Vaccine incentive numbers show good participation rate

Nancy Abdo, left, helps someone register for the COVID-19 vaccine incentive in C-135 on Sept. 9. Photo by Vera DeJohnette/The Et Cetera

Nancy Abdo, left, helps someone register for the COVID-19 vaccine incentive in C-135 on Sept. 9. Photo by Vera DeJohnette/The Et Cetera

BY HARRIET RAMOS, Editor in Chief

Over 6,000 students and 3,000 employees have submitted for the vaccine incentive that become available Aug. 30.

“Our aim is ultimately to save lives through this financial incentive,” Alex Lyda, senior director of communications, said. “Early participation numbers suggest we have taken a big step in the right direction.”

The incentive will last until Nov. 15 and consists of $200 for fully vaccinated students and $500 for fully vaccinated employees.

English faculty Rufel Ramos said she has been fully vaccinated since April, and she sees the incentive as a reward for “doing the right thing.”

“It’s a great idea, indicating that Dallas College takes seriously the COVID-19 Delta variant surge by … putting your money where your mouth is,” Ramos said. 

Music faculty Oscar Passley said he hopes everyone will take advantage of the incentive.

I think the vaccine incentive shows that Dallas College is committed to the health and well-being of our students, faculty and staff,” Passley said. “I believe the college and community will all be better off because of it.”

Alyssa Garcia, 22, who is working toward an associate of applied science degree, said she was vaccinated previously and plans to take advantage of the $200 incentive. 

Garcia said she is happy about the money but concerned some people will think it is suspicious that Dallas College is using money to motivate students to get the vaccine. 

“Honestly, it’s kind of conflicting,” Garcia said. “Because you want to follow the health guidelines and get vaccinated, but at the same time, it’s like they’re pushing for everybody to do it.”

Marco Lopez, 23, a biomedical engineering major, said he got vaccinated as soon as it became available for his age bracket.

“If it encourages a lot more people to get it, it’s a great thing,” he said. 

[READ MORE: Dallas College to offer cash for vaccination]

Allante Jackson, 18, an incoming freshman and a business and science major, said the incentive is a win-win situation for people who have been vaccinated. However, he doesn’t plan on getting vaccinated any time soon and said $200 isn’t enough to motivate him to get the vaccine.  

He said he is worried about side effects from the vaccine and has decided to just wear a mask and continue keeping his distance from people.

When asked what he would do if the amount of the incentive was higher, he said he might see the vaccine in a more positive light. 

“Definitely would make me think about it more,” he said. “$500 maybe, but then you’ve got to think about all the people that they’re trying to get to get it; financially that probably wouldn’t be possible. $200 is probably the most they can do.”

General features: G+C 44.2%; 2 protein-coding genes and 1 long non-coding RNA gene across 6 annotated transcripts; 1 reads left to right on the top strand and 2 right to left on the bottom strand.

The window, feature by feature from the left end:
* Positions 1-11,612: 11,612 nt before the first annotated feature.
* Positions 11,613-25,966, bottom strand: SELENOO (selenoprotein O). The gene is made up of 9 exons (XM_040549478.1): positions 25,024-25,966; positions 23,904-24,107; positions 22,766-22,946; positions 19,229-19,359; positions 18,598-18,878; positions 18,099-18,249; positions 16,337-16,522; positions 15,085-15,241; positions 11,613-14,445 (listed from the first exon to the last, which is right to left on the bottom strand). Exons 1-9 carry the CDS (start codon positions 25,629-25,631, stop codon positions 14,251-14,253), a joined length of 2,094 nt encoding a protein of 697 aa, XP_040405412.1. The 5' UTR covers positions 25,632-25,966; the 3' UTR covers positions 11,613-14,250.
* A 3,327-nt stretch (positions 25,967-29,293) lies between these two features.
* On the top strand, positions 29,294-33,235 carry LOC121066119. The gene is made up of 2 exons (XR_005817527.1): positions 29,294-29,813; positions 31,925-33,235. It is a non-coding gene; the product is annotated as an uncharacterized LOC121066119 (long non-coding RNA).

Welcome assistant Payton Robertson said the incentive is good motivation for her to get vaccinated. 

“I was going to do it regardless,” Robertson said. “But obviously, money is nice.”

Incoming freshman Emely Castillo,18, said she thinks the vaccine is the best way to protect herself and others. She said she feels safer coming on campus knowing that students are being encouraged to get the vaccine. She’s been fully vaccinated since June.

“I definitely feel like it’s a great way to convince people to do it,” she said of the incentive. “Who doesn’t want free money? … It’s a great way to keep everybody safe.”

[READ MORE: Dallas College employees return to campus, vaccines available for all Texas adults]

In addition to the incentive, Dallas College is offering vaccine clinics on all Dallas College campuses so students can get vaccinated during the course of their normal school day. The vaccine clinic will be at Eastfield every Wednesday and Thursday from 8:30-11:45 a.m. until Nov. 15.

Chancellor Joe May said in a press release that the college wants to make the vaccines as attractive and accessible as possible.

“Broadening vaccine incentives to our students, who can get vaccinated on campus during the normal course of their day and quickly collect their incentives will help make our campus environments safer for the in-person learning that was made practically impossible early in the pandemic,” May said.

Nancy Abdo, senior manager of Eastfield’s Health Center, said there will be staff at each clinic to help students submit proof of vaccination to receive the incentive. Students who have already been vaccinated can submit proof of vaccination at the clinic too.

Abdo or one of the other staff looks at the student’s COVID-19 vaccination card and verifies it in the system. Once the card is verified, the student can go immediately to the business office and collect the incentive in cash. 

Abdo said students can also create an account and upload their vaccine card at MedProctor.com. Once their vaccination is verified, students will get an email with instructions on how to obtain their incentive.

Employees should submit proof of COVID-19 vaccination through the Med+Proctor portal, available via My Apps in SharePoint. They will receive their incentive in their next paycheck. 

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